Ancient Monuments

History on the Ground

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Mag's Barrow

A Scheduled Monument in West Parley, Dorset

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Latitude: 50.7868 / 50°47'12"N

Longitude: -1.8829 / 1°52'58"W

OS Eastings: 408352.953529

OS Northings: 98583.524517

OS Grid: SZ083985

Mapcode National: GBR 438.QS5

Mapcode Global: FRA 67Y0.G91

Entry Name: Mag's Barrow

Scheduled Date: 8 November 1928

Last Amended: 16 May 1997

Source: Historic England

Source ID: 1015794

English Heritage Legacy ID: 27480

County: Dorset

Civil Parish: West Parley

Built-Up Area: Ferndown

Traditional County: Dorset

Lieutenancy Area (Ceremonial County): Dorset

Church of England Parish: West Parley All Saints

Church of England Diocese: Salisbury


The monument includes Mag's Barrow, a bowl barrow in a garden on the street
known as Mag's Barrow, West Parley, one of a dispersed group of barrows on the
former heathland on Parley Common. The barrow has a mound, 25m in diameter and
2m high, surrounded by a quarry ditch, from which material was excavated
during its construction. The ditch has become infilled over the years and
survives as a buried feature 3m wide.
All fence posts, paved areas, the bungalow and the surface of the drive are
excluded from the scheduled area although the ground beneath these features
has been included.

The site of the monument is shown on the attached map extract.
It includes a 2 metre boundary around the archaeological features,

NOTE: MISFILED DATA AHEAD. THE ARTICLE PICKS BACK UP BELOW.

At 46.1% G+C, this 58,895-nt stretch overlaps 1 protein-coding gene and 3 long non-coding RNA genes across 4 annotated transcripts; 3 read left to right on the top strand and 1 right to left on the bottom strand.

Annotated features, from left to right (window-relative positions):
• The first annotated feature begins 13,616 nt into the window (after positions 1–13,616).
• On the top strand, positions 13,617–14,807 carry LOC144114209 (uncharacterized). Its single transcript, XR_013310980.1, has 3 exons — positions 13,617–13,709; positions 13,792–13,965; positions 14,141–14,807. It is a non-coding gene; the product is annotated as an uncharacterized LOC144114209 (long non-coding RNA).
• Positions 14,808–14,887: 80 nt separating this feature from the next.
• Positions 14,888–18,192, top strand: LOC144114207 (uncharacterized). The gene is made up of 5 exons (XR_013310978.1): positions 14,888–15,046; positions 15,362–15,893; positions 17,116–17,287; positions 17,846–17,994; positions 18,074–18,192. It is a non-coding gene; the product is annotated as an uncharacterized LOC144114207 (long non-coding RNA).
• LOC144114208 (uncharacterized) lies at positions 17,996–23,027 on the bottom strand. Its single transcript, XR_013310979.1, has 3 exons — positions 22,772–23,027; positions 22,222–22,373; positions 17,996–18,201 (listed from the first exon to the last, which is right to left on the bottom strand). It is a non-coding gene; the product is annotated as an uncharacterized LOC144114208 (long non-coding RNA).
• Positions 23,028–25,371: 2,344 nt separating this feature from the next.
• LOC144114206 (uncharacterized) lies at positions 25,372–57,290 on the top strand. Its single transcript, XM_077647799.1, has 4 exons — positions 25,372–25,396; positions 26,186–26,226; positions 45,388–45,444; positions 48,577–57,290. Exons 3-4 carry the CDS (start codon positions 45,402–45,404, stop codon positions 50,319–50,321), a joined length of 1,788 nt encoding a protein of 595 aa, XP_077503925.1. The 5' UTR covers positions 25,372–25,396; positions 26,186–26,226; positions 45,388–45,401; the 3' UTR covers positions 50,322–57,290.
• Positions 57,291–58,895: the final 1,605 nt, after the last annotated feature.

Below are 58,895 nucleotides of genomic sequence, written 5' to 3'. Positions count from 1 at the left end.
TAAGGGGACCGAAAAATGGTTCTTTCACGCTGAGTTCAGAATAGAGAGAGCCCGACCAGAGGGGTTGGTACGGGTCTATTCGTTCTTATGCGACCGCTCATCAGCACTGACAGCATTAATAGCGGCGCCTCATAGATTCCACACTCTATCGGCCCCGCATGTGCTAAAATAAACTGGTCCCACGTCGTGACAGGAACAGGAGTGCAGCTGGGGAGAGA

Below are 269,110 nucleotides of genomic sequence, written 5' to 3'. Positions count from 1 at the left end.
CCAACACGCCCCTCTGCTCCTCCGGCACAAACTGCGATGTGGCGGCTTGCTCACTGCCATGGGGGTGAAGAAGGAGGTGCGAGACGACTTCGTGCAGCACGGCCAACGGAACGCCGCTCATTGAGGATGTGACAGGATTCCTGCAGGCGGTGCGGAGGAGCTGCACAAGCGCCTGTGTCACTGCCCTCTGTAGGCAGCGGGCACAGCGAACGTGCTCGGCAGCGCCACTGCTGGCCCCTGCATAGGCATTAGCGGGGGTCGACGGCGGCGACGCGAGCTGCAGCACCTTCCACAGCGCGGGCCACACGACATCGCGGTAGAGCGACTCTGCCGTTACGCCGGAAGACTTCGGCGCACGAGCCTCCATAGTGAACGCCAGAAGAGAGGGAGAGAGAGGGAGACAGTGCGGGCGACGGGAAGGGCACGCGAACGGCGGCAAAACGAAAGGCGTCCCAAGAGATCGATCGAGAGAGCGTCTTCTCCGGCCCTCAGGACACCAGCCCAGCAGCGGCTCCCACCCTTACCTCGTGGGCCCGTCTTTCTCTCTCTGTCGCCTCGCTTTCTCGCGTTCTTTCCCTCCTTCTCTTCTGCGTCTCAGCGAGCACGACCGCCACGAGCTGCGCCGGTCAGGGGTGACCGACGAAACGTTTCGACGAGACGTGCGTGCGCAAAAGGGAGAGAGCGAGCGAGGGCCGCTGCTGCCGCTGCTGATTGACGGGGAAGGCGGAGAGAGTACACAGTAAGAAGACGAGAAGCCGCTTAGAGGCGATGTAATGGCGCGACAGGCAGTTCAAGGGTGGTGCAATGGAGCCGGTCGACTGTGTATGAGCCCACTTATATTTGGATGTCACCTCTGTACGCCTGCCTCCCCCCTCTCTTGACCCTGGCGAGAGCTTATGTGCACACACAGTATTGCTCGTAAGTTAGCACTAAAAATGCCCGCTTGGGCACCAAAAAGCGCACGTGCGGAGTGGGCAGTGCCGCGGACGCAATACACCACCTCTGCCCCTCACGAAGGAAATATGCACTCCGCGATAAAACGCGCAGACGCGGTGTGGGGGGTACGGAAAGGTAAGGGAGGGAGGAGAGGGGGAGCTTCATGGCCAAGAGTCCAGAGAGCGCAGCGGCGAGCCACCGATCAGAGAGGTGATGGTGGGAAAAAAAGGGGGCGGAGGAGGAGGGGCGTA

considered to be essential for the monument's support and preservation.

Source: Historic England

Reasons for Scheduling

Bowl barrows, the most numerous form of round barrow, are funerary monuments
dating from the Late Neolithic period to the Late Bronze Age, with most
examples belonging to the period 2400-1500 BC. They were constructed as
earthen or rubble mounds, sometimes ditched, which covered single or multiple
burials. They occur either in isolation or grouped as cemeteries and often
acted as a focus for burials in later periods. Often superficially similar,
although differing widely in size, they exhibit regional variations in form
and a diversity of burial practices. There are over 10,000 surviving bowl
barrows recorded nationally (many more have already been destroyed), occurring
across most of lowland Britain. Often occupying prominent locations, they are
a major historic element in the modern landscape and their considerable
variation of form and longevity as a monument type provide important
information on the diversity of beliefs and social organisations amongst early
prehistoric communities. They are particularly representative of their period
and a substantial proportion of surviving examples are considered worthy of

Mag's Barrow is a well preserved example of its class and will contain
archaeological remains providing information about Bronze Age burial
practices, economy and environment.

Source: Historic England

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